April 18, 1932.
October 10, 1932.
Real estate — Liens — Priority — Mortgage — Judgments — True name — Familiar or nickname — Indexing of mortgage — Actual notice — Sheriff sale — Distribution of fund.
On exceptions to an auditor's report distributing the fund realized by the sheriff's sale of certain real estate, it appeared that the land was owned by a woman who inherited it from her father under the terms of his will. The father in devising the property to her designated her by using her nickname. Later she and her husband executed a mortgage and she signed it using her true name. The mortgage was recorded and indexed only under her true name. Later three judgments were entered against the woman and indexed under both her true and familiar name. Subsequently, the mortgagee entered judgment on the bond accompanying its mortgage and issued execution. The sheriff sold the land and an auditor was appointed to distribute the fund realized from the sale. The auditor directed the payment of certain taxes and a judgment which was entered prior to the mortgage and awarded the balance to the mortgagee. On exceptions to the auditor's distribution, the court below appropriated the fund first to the payment of the three judgments entered after the mortgage was recorded and a small balance to the mortgage.
In such case, where the holders of the three judgments had actual notice that the judgment debtor had a true as well as a familiar or nickname, they were bound to take notice of the prior recorded and indexed mortgage and the mortgagee was entitled to the balance of the fund after payment of the taxes and the judgment which was a first lien.
The owner of a note signed by the obligor with her true as well as familiar or nickname when entering judgment on such note is bound to take notice of a prior recorded and indexed mortgage, executed by the same person as their obligor, but signed and indexed under her true name and not under the familiar or nickname.
The rule that a purchaser at a sheriff's sale is entitled to rely upon the record in determining whether the sale divested all liens or was made subject to liens, is for the protection of purchasers and bidders at sheriff's sales and does not apply to claims arising among the various creditors as to the disposition of the proceeds.
Appeal No. 197, April T., 1932, by plaintiff from decree of C.P., Westmoreland County at fi. fa., February T., 1931, No. 93, sur judgment at D.S.B. February T., 1931, No. 515, in the case of The Ohio-Pennsylvania Joint Stock Land Bank of Cleveland v. Catherine E. Miller, alias dictus Kate E. Miller.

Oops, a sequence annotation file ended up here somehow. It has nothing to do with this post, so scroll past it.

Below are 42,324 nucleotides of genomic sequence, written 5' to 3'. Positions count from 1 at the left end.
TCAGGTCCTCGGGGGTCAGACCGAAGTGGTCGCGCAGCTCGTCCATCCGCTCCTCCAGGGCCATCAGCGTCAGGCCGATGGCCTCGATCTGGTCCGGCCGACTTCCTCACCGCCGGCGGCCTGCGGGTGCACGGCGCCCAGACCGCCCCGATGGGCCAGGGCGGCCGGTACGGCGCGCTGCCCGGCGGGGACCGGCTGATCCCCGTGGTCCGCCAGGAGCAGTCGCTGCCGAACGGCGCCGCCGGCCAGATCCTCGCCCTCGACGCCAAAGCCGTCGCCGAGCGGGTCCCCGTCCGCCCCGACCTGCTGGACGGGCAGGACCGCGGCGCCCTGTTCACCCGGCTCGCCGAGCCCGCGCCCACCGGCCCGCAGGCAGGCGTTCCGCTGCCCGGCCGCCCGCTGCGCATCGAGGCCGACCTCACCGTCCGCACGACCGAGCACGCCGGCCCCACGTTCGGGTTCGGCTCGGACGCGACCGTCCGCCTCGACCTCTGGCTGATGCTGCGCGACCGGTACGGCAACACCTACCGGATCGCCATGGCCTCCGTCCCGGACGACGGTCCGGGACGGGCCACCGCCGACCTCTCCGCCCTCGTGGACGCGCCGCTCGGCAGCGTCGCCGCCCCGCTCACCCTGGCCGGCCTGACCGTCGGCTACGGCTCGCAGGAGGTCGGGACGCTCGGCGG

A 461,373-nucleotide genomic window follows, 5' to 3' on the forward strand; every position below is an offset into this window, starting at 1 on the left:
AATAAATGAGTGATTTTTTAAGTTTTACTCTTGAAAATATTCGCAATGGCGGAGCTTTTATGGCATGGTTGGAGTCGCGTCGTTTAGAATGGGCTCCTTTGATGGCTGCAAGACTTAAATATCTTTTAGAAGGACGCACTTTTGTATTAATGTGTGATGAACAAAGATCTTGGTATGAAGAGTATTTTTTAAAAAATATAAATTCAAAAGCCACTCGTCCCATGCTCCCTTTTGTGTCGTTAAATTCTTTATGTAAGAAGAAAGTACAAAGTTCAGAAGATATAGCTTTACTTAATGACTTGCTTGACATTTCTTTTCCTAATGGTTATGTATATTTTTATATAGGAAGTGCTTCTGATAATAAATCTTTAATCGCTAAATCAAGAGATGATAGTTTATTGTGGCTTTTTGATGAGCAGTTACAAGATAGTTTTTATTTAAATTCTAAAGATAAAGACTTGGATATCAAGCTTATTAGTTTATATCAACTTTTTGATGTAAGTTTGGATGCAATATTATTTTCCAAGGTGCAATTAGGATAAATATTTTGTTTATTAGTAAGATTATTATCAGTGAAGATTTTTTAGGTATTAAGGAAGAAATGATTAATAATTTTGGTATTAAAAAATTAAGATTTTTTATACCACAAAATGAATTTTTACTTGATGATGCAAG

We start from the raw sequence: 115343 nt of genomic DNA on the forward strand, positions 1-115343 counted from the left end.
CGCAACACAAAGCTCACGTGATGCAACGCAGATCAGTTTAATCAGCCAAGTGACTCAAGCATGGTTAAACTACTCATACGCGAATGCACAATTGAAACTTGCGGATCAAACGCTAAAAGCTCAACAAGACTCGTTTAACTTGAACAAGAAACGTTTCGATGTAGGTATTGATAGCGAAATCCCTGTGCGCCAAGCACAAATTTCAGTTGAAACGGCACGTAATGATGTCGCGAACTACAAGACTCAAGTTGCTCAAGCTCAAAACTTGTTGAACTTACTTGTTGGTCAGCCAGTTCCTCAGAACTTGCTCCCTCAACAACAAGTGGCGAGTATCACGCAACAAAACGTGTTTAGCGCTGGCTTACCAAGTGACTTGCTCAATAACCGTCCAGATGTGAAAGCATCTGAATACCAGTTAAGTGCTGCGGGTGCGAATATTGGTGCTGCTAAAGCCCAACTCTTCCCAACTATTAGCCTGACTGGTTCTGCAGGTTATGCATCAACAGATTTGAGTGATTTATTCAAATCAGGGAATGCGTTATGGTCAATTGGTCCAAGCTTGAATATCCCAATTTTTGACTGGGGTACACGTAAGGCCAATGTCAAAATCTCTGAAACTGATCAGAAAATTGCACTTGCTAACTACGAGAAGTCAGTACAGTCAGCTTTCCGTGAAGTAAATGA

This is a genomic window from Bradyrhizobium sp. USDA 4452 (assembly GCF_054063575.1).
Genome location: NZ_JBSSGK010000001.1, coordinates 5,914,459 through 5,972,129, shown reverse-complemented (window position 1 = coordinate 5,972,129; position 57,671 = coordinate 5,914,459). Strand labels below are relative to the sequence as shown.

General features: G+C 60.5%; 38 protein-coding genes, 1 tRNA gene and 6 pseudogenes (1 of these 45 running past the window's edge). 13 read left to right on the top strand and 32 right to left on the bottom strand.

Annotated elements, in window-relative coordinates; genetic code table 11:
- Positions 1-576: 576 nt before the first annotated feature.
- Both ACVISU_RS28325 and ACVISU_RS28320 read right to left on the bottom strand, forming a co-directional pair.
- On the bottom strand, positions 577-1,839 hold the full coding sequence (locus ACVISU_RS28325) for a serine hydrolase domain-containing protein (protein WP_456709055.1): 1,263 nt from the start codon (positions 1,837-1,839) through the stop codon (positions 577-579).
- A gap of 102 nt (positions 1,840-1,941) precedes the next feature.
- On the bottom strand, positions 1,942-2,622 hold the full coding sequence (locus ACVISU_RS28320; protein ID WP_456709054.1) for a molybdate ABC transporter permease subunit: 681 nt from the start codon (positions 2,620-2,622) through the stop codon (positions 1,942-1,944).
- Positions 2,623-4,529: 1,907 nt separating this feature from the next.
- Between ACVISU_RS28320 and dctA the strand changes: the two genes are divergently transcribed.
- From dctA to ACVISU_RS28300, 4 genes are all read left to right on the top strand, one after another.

Before TREXLER, P.J., KELLER, GAWTHROP, CUNNINGHAM, BALDRIGE, STADTFELD and PARKER, JJ. Reversed.
Exception to distribution of fund realized by sheriff from sale of real estate. Before WHITTEN, J.
The facts are stated in the opinion of the Superior Court.
The court sustained the exceptions. Plaintiff appealed.
Error assigned, among others, was the decree of the court.
R.E. Best of Smith, Best Horn, and with him Barnhart Ankney, for appellant.
Howard H. Whitehead of Crowell Whitehead, for Safe Deposit and Trust Company. H.E. Marker of Marker Rial, and with him Paul M. Robinson and John A. Walls, for appellee.
Argued April 18, 1932.
The questions presented to us arose on distribution of the proceeds of a sheriff's sale of real estate and involve a question of priority as between a mortgage and judgments, indexed, in the case of the mortgage, "Catharine E. Miller," and in the case of the judgments, "Catharine E. Miller, alias dictus Kate E. Miller."
The facts are not in dispute and for the most part were found by the auditor. Henry Stroble devised to his daughter a farm in Westmoreland County, and the pertinent part of the will is as follows: "I hereby give, devise and bequeath my farm in Hempfield Township, Westmoreland County, Pennsylvania ...... containing one hundred acres, more or less, to my daughter Kate E. Miller, her heirs and assigns forever, this being the farm on which she now resides." On June 24, 1927, a mortgage on this farm, dated May 1, 1927, in favor of the Ohio-Pennsylvania Stock Land Bank of Cleveland, the appellant, signed "Catharine E. Miller" and "Jonas P. Miller" (her husband), was acknowledged and recorded. The mortgage contained the following recital: "Being the same tract of land title to which became vested in Catharine (Kate) E. Miller, by last will and testament of her father, Henry Stroble, deceased, said will being recorded in the register's office of Westmoreland County, Pa., in will book, No. 23, page 367." It was indexed under the name "Catharine E. Miller," no reference being made in the index to "Kate E. Miller." On December 9, 1930, judgment was entered on the bond, which the mortgage was given to secure, the defendant in the judgment being named as "Catharine E. Miller, alias dictus Kate E. Miller." On January 10, 1927, prior to the recording of the mortgage, a judgment was entered in favor of J.H. Cook and against "Catharine E. Miller, alias dictus Kate E. Miller." After the recording of the mortgage and before the entry of the bond which accompanied the mortgage, three additional judgments were entered in all of which the defendant was designated as "Catharine E. (or Catharine Elizabeth) Miller, alias dictus Kate E. Miller," and the judgments were indexed under both names.
A fi. fa. was issued on the bond accompanying the mortgage, sale was made to appellant, and an auditor appointed to make distribution of the proceeds. Claim for taxes was made and it is conceded that these taxes and the Cook judgment have first claim upon the fund. The controversy is between the owner of the mortgage and the owners of the three judgments. The auditor awarded the balance to the mortgagee and the lower court sustained exceptions to this award and appropriated the fund first to the payment of the three judgments entered after the mortgage was recorded and a small balance to the mortgage.